* “Other” represents an array of household products including stoves, ovens, microwaves, and other small appliances. Individually, these products account for no more than about 2% of a household’s energy bills. Source: EnergyStar.gov

    Also, many utility companies offer homeowners a free energy audit that includes a report on things you can do to lower your energy bills.  Wondering what to do to reduce your home’s energy consumption? Here are some resources to assist you:

    Google Maps of South Florida Can Be Useful to Home Buyers

    blue tarps on roofs in South FloridaIf you use Google Maps you may have noticed that they seem to have recently updated their maps of South Florida (satellite/hybrid aerial maps).  How can I tell?  Well, because now when I use Google Maps, I see lots of roofs with blue tarps on them… something we saw everywhere throughout South Florida for many months after Hurricane Wilma blew through Broward County as well as other surrounding counties.  Even now… almost two years later, you’ll still ocassionally see homes with a blue tarp on the roof.

    If you’re a home buyer looking at homes in South Florida, this may be a good way to tell if the home you’re considering buying had roof damage.  In fact, the aerial maps even reveal which South Florida neighborhoods had roofs that weathered the hurricane better than others.  

    Of course, Florida home buyers should always ask the home seller to provide them with a copy of the Seller’s Property Disclosure Statement (SPDS) which is designed to assist home buyers in evaluating the property being considered.  In Florida, a home seller is obligated to disclose to a buyer all known facts that materially affect the value of the property being sold and that are not readily observable.

    Silver Thatch Mounted Beach Patrol

    Sometimes you can drive down the same street dozens of times before you notice something that’s been there for a long time.  That was the case with the following historical marker that I took a photo of the other day.  It’s located along N. Riverside Drive in Pompano Beach and I was glad I finally noticed it because it offers some interesting tidbits of the history of that area of Pompano Beach.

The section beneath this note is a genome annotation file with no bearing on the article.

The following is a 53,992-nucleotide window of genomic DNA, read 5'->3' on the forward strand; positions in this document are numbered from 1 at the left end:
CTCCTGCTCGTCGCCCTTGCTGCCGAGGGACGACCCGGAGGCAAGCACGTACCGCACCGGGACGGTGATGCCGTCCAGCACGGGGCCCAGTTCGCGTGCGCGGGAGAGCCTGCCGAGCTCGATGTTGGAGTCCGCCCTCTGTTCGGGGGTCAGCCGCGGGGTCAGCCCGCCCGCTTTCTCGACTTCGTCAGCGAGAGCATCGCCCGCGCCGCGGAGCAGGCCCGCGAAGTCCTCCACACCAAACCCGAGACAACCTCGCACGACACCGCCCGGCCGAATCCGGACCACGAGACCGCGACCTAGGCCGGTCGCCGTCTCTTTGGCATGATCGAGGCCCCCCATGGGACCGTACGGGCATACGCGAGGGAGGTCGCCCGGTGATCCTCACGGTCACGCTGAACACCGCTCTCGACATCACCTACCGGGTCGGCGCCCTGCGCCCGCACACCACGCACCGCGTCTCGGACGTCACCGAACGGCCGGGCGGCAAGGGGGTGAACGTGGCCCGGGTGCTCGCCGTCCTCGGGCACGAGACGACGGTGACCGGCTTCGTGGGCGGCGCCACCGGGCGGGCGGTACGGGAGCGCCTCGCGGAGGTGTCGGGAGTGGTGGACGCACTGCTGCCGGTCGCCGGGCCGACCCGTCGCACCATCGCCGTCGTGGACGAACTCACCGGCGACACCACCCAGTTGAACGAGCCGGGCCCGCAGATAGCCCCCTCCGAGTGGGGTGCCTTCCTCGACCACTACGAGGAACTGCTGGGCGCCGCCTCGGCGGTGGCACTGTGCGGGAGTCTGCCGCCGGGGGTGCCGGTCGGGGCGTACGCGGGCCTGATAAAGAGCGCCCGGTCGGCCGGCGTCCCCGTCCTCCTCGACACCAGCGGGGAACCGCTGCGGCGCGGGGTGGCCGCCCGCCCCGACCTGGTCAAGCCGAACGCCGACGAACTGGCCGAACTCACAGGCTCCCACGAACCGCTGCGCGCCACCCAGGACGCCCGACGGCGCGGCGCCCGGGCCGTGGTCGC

The recreational area encompassed by Colony Club Road is considered a Florida Heritage Site and the historical marker is sponsored by the Fort Lauderdale Historical Society and the Florida Department of State.  Apparently, the marker was erected in 2002.  For ease of reading, I’ve included the text of this historical marker below the photo.

    Silver Thatch Mounted Beach Patrol

    “The recreation area encompassed by Colony Club Road, during World War II (1941-1945) , was the site of the corrals and paddocks for the United States Coast Guard’s Silver Thatch Mounted Beach Patrol.  The mounted beach patrol protected the coast from U-boat activity and saboteurs.  The location of the Beach Patrol headquarters was the site of the Old Silver Thatch Inn, which was built by the Jelks family c. 1930s.  When the Coast Guard requsitioned the property in 1942, stables, corrals and a paddock were built behind the hotel, which served as headquarters for the unit and barracks for the men.  Starting the eight-hour duty at 4 P.M. , the unit patrolled from Hillsboro Inlet to Port Everglades.  In 1945, the unit was decommissioned and the hotel was returned to civilian control.  In 1954, Ed Stack, who later became Broward County Sheriff, and then was elected to the U.S. House of Representatives, purchased the property and started the Bath and Tennis Club of Pompano Beach on the site.  The hotel was torn down in 1972, when the Silver Thatch Atlantic Plaza was built on the property.  The recreational area remains because of a 1962 deed restriction, which precludes any building on the parcel.”

    Average Temperatures for Fort Lauderdale

    When I ask buyers what made them decide to relocate to South Florida from other states, their reasons almost always include Florida’s year-round warm weather.  While the summer months may be uncomfortably hot for some, there are plenty of ways to keep cool and enjoy living in South Florida year-round.  Below is a chart of the average temperatures and precipitation for the greater Fort Lauderdale area.

    Average temps for Fort Lauderdale